From Bulbapedia, the community-driven Pokémon encyclopedia.
Gender is a concept introduced in Generation II, though touched upon in Generation I. In Gold and Silver Versions, all Pokémon of most species were assigned a gender (male or female), and then, in Pokémon Crystal, a choice of male or female player characters became available for the first time. This feature allowed for Pokémon breeding, as well as introducing the concept of a Pokémon egg to the series. Gender makes no difference in the stats of a Pokémon after Generation II, unless the two Pokémon are a different species entirely, such as Nidoran.
The Nidoran family is a special case in terms of gender. Introduced in Generation I, before gender was known for all Pokémon, Nidoran♀ and Nidoran♂ are considered separate species of Pokémon and indeed have many differences, from appearance to moveset. However, a Nidoran♀ egg always has a 50/50 chance of hatching into either a Nidoran♀ or a Nidoran♂, confirming that they are related.
In a manner similar to Nidoran, eggs produced by Illumise may hatch into Volbeat. While Latias and Latios are in the Undiscovered Group in the games, likely due to being legendary Pokémon, Latias have produced eggs containing Latios in the anime, confirming that they are related. Mothim and Wormadam evolve from male- and female-gendered members of the same species.
Gender also allowed for many Pokémon to have unofficial male and female counterparts, as demonstrated below.
Generation IV premiered minimal differences in sprite between two Pokémon of the same species. For example, a male Raichu will have the full tail seen in previous games, while the female is missing the very tip of it.
Some Pokémon evolutions can only be obtained if they are of a certain gender:
Several Pokémon are also only of one gender, yet do not have an official or unofficial counterpart of the other, though Cresselia has a genderless counterpart.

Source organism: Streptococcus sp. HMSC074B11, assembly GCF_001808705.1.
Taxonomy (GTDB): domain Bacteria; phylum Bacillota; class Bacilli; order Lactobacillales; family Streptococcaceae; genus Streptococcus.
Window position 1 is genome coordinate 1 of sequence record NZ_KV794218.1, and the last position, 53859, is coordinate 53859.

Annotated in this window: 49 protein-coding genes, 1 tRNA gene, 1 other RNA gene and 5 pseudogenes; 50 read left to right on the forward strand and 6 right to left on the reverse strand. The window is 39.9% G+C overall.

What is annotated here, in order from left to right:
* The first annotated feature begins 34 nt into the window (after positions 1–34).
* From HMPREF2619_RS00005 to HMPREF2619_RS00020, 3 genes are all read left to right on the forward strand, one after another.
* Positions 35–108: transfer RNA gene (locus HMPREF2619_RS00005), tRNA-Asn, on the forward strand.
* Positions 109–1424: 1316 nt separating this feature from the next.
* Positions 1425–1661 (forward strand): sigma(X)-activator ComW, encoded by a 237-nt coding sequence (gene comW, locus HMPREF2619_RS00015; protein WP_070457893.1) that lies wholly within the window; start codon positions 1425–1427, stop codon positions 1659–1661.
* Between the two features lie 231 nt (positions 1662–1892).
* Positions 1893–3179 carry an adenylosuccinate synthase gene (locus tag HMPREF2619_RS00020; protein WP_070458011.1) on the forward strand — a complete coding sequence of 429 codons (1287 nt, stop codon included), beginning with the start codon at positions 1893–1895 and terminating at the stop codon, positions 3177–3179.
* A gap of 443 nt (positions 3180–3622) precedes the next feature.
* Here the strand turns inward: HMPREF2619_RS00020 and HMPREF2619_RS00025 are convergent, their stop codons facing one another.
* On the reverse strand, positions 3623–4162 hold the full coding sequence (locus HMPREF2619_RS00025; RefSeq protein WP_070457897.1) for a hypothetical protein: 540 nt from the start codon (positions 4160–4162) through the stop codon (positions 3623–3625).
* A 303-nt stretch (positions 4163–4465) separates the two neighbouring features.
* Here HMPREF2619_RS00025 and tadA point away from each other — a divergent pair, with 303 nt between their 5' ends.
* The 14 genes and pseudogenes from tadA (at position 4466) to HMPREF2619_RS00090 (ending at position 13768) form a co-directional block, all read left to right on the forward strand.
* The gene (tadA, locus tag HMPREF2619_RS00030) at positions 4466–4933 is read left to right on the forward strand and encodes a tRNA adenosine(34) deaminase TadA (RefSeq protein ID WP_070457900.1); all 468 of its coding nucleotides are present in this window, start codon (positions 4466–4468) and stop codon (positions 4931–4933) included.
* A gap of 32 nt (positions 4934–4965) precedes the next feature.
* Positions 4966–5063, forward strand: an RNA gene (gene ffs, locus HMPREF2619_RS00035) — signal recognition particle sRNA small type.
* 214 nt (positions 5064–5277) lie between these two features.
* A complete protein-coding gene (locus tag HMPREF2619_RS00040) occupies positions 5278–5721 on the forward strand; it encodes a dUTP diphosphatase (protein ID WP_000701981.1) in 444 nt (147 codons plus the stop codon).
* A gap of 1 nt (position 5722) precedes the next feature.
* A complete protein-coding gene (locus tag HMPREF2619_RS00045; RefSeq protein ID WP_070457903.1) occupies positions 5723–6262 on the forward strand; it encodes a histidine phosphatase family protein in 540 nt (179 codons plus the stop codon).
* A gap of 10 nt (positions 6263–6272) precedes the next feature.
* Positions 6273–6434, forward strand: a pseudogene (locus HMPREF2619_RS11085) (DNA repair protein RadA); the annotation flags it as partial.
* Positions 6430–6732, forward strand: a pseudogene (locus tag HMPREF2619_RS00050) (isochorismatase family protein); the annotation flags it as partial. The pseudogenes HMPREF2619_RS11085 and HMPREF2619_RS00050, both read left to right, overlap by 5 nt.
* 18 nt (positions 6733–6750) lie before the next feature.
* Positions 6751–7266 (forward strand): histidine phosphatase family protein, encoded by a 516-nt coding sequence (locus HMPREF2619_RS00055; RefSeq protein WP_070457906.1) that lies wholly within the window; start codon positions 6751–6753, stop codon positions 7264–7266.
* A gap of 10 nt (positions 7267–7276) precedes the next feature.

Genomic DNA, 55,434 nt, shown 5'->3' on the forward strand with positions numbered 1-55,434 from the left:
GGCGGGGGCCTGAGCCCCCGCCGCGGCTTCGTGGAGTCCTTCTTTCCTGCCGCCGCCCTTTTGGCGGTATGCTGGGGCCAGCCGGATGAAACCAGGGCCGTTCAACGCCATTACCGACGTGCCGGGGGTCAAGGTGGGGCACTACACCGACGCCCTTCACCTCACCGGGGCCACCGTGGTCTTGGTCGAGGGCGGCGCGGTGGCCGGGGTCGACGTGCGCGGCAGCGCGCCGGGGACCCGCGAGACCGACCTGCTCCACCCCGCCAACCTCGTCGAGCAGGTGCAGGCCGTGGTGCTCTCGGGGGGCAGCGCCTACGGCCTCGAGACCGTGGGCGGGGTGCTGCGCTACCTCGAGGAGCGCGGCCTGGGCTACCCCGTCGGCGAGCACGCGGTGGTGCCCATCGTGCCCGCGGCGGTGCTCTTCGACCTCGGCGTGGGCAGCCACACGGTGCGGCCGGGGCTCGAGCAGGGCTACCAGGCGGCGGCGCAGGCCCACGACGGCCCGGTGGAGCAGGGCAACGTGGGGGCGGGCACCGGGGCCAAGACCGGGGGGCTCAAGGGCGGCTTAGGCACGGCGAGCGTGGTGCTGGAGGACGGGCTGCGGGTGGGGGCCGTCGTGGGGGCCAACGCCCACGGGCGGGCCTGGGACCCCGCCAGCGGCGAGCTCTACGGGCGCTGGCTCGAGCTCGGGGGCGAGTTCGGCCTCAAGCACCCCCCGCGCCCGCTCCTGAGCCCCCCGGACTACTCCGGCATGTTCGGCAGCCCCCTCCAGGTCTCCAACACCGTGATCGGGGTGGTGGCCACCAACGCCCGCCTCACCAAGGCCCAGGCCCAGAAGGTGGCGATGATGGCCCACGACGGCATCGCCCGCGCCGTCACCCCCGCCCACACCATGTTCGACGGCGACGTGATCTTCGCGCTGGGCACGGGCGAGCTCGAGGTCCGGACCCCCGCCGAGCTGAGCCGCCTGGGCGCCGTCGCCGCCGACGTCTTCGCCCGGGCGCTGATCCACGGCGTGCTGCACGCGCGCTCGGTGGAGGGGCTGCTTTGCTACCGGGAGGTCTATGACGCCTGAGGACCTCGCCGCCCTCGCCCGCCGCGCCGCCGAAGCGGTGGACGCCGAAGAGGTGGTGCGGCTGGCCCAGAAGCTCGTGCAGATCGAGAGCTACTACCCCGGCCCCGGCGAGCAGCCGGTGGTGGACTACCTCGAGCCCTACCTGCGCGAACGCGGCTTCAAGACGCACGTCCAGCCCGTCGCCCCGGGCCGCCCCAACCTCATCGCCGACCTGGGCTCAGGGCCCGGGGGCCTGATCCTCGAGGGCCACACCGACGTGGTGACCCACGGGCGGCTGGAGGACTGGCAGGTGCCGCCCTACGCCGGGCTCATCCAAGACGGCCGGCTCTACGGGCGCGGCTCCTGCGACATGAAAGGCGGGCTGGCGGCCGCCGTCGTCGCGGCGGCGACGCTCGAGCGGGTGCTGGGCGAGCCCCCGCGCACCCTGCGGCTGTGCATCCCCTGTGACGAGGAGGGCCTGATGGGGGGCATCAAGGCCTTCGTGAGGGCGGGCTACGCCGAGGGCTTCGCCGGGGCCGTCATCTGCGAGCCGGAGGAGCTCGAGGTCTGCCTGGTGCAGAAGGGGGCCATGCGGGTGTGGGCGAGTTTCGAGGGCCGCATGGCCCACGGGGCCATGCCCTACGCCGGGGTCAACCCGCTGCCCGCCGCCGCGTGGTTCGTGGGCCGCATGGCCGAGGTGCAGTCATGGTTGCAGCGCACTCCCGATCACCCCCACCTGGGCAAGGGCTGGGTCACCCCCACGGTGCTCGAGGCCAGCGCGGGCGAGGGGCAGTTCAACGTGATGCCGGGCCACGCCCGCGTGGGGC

Starting in Pokémon Crystal, players were given the option of choosing to play as a boy or girl Trainer at the start of the game. Since then, every game in the main series has included that choice.
In side games
Many side games in the Pokémon franchise allow the player to choose between a male or female player character as well.
- In Generation II, there was a feature called the Time Capsule allowing compatibility between this generation and Generation I. In Generation I, all Pokémon were genderless. But in Generation II, genders were introduced. And upon trading with the Time Capsule, the gender of the Pokémon would be redetermined, (if traded from Gen I to II), mostly through IVs.
- Due to the programming in the Generation II games, female Pokémon can never have a maximized Attack stat unless they are a female-only species such as Miltank; this is because female Pokémon cannot have Attack IVs greater than or equal to a value based on their gender ratio. Female-only species have a 100%, or sixteen-out-of-sixteen, chance to be female, so their Attack IV can be anywhere in the 0-15 range, which is sixteen values. Pokémon who have a 12.5% chance to be female, such as starter Pokémon, only have a two-out-of-sixteen chance to be female, which means that they can only have a zero or one Attack IV. Because the majority of Pokémon species have a 50/50 gender ratio, a typical female Pokémon cannot have an Attack IV greater than seven (corresponding to the 0-7 IV range). In later generations, female Pokémon do not have these restrictions.
- Although its English and French names suggest that it is exclusively male, Mr. Mime may be of either gender.
- Since Azurill is 75% female, 1 in 3 of every female Azurill will change into a male upon evolving into Marill (based on Azurill's personality value) because unlike Azurill, Marill is 50% male and 50% female.
- In the international versions of Generation II, due to how the battle field is programmed, Nidoran♂ and Nidoran♀ have their gender icon shown twice, in their name since it's part of it like in Generation I and another after the level number. This does not occur with the Japanese or Korean versions, due to the icon appearing after the Pokémon's name, thus avoiding redundancies.